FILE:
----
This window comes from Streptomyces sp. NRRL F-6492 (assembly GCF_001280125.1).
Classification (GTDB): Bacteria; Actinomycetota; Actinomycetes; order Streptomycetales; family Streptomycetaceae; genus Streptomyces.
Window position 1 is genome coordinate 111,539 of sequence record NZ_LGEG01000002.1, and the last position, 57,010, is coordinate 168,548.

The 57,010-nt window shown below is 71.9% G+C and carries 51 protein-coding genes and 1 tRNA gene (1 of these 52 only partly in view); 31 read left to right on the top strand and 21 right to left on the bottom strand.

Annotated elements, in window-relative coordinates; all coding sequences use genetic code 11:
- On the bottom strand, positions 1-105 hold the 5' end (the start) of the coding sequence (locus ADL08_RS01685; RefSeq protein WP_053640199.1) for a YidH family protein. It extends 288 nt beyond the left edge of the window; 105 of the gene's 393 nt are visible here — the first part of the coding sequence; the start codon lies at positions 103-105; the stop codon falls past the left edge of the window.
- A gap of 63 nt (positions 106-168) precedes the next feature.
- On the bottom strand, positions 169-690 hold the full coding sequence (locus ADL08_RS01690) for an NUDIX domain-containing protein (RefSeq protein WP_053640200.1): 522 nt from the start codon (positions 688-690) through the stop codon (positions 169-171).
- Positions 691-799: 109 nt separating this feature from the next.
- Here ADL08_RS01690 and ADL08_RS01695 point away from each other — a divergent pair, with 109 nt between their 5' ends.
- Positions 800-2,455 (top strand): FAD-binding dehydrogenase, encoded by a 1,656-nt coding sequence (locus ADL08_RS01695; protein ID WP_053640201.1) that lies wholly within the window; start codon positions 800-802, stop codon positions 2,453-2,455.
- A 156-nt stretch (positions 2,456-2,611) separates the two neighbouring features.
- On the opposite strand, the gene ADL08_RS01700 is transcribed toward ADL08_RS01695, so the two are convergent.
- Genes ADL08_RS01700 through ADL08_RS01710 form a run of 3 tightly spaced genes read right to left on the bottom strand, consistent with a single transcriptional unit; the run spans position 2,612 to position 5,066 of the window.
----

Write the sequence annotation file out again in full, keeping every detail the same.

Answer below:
This window comes from Streptomyces sp. NRRL F-6492 (assembly GCF_001280125.1).
Classification (GTDB): Bacteria; Actinomycetota; Actinomycetes; order Streptomycetales; family Streptomycetaceae; genus Streptomyces.
Window position 1 is genome coordinate 111,539 of sequence record NZ_LGEG01000002.1, and the last position, 57,010, is coordinate 168,548.

The 57,010-nt window shown below is 71.9% G+C and carries 51 protein-coding genes and 1 tRNA gene (1 of these 52 only partly in view); 31 read left to right on the top strand and 21 right to left on the bottom strand.

Annotated elements, in window-relative coordinates; all coding sequences use genetic code 11:
- On the bottom strand, positions 1-105 hold the 5' end (the start) of the coding sequence (locus ADL08_RS01685; RefSeq protein WP_053640199.1) for a YidH family protein. It extends 288 nt beyond the left edge of the window; 105 of the gene's 393 nt are visible here — the first part of the coding sequence; the start codon lies at positions 103-105; the stop codon falls past the left edge of the window.
- A gap of 63 nt (positions 106-168) precedes the next feature.
- On the bottom strand, positions 169-690 hold the full coding sequence (locus ADL08_RS01690) for an NUDIX domain-containing protein (RefSeq protein WP_053640200.1): 522 nt from the start codon (positions 688-690) through the stop codon (positions 169-171).
- Positions 691-799: 109 nt separating this feature from the next.
- Here ADL08_RS01690 and ADL08_RS01695 point away from each other — a divergent pair, with 109 nt between their 5' ends.
- Positions 800-2,455 (top strand): FAD-binding dehydrogenase, encoded by a 1,656-nt coding sequence (locus ADL08_RS01695; protein ID WP_053640201.1) that lies wholly within the window; start codon positions 800-802, stop codon positions 2,453-2,455.
- A 156-nt stretch (positions 2,456-2,611) separates the two neighbouring features.
- On the opposite strand, the gene ADL08_RS01700 is transcribed toward ADL08_RS01695, so the two are convergent.
- Genes ADL08_RS01700 through ADL08_RS01710 form a run of 3 tightly spaced genes read right to left on the bottom strand, consistent with a single transcriptional unit; the run spans position 2,612 to position 5,066 of the window.